Sunday, July 28, 2013

[Atomic Robo] San Diego Comic-Con Wrap-Up

So San Diego Comic-Con was last weekend, and it was an exhausting bunch of fun again, just like every year. But unlike every other year, this year I ran a couple of ARRPG games there in the open gaming room. Which was kinda maddening at first, because it's a big room with a lot of tables and a volunteer organizer who REALLY ENJOYS SHOUTING BELLIGERENTLY ALL THE TIME AS HIS DEFAULT MODE OF COMMUNICATION (we all know a gamer like that, right?), but we all got used to it and had a good time.

Anyway, I wanted to share a few pictures from the Sunday morning game I ran for Thursday Knights. Because I took some.

Her rocket, her rules.
This is Kaylee. (Yes, like that Kaylee.) She's seven. She played Helen McAllister, aka Nightingale. Her dad played Donovan McAllister, aka Jack Tarot. For those unfamiliar with Atomic Robo canon, Helen is a headstrong, resourceful, and smart gearhead, and Jack Tarot is her masked-vigilante father. They fight crime! In the '30s!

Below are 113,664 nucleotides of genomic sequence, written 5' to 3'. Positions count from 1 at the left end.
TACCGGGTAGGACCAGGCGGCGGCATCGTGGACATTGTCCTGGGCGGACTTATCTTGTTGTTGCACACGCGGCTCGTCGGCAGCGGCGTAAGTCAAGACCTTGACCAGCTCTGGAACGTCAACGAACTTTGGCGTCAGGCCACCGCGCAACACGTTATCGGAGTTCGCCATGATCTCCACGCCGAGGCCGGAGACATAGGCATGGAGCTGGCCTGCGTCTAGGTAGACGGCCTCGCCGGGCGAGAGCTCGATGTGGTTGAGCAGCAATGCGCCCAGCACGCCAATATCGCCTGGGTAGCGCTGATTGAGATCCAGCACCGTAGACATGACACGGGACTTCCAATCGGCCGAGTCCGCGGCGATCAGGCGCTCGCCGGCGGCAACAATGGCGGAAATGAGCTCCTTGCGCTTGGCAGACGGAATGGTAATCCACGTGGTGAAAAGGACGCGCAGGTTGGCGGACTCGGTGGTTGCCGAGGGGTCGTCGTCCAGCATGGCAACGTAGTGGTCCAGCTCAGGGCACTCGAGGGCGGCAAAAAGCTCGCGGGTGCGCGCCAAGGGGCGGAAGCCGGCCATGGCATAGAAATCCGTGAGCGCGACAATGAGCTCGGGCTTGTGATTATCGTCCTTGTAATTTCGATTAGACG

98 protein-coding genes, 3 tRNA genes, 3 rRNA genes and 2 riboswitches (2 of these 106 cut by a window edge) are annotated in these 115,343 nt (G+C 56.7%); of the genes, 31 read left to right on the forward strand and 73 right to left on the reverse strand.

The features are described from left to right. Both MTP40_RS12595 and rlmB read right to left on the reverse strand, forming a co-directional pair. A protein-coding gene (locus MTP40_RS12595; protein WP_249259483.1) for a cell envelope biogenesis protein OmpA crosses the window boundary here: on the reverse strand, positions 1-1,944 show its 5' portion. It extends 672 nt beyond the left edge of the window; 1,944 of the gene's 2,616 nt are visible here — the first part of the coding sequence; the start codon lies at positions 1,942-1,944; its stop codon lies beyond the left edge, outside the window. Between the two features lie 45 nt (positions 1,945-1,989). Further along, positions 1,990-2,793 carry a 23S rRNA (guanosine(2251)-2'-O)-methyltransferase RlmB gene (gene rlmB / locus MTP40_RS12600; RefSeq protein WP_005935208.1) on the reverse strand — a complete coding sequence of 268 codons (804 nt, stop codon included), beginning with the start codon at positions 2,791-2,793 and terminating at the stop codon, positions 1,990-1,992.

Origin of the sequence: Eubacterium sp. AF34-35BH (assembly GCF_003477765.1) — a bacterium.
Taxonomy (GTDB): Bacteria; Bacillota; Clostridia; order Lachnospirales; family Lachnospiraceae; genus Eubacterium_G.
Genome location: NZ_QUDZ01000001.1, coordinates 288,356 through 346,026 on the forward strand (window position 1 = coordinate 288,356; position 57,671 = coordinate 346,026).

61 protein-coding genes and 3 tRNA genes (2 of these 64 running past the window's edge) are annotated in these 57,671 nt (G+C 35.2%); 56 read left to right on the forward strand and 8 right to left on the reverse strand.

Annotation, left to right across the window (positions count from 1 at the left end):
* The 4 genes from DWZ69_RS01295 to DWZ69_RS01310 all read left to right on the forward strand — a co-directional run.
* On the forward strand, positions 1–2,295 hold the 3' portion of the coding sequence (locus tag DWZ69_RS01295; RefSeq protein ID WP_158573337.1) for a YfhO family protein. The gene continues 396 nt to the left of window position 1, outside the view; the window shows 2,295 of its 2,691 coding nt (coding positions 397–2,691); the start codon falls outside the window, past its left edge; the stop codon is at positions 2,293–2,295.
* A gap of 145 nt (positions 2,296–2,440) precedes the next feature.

So yeah, as soon as I put those two PCs on the table, these two players naturally snatched 'em up. They were a great pair, as you might expect a real-life father-and-daughter duo to be playing those PCs. At one point, Kaylee decided that Helen had a rocket she'd secretly been working on stashed in the local dump, and when Jack Tarot tried to sit in the pilot's seat, Kaylee (and maybe Helen) snapped, "My rocket, my rules!" So that instantly became an aspect, obviously.

Ronnie Knox
Our AV recording engineer for the game was Cailin Laabs, and she did a couple of amazing character portraits while we played. This one, of Lt. Ronald Knox of the New Jersey State Militia, is a copy of a Scott Wegener piece that I swiped for this PC (played by her husband Greg Laabs), but man, it's a dead-on copy, and she also did it in what seemed like no time.

Prestigious Princeton Professor
And here's Cailin's portrait of Professor Richard Pierson, which she drew based solely on the character as played by Dan. The picture I used was one of circa-1938 Orson Welles, for what I hope are obvious reasons. I love this portrait because it looks great, of course, but also because stylistically, it fits right in with Ronnie Knox up there.

Arguably a robot.
Robo's player Lance drew a portrait too, and as you can see it's... Lance seems like a nice guy.

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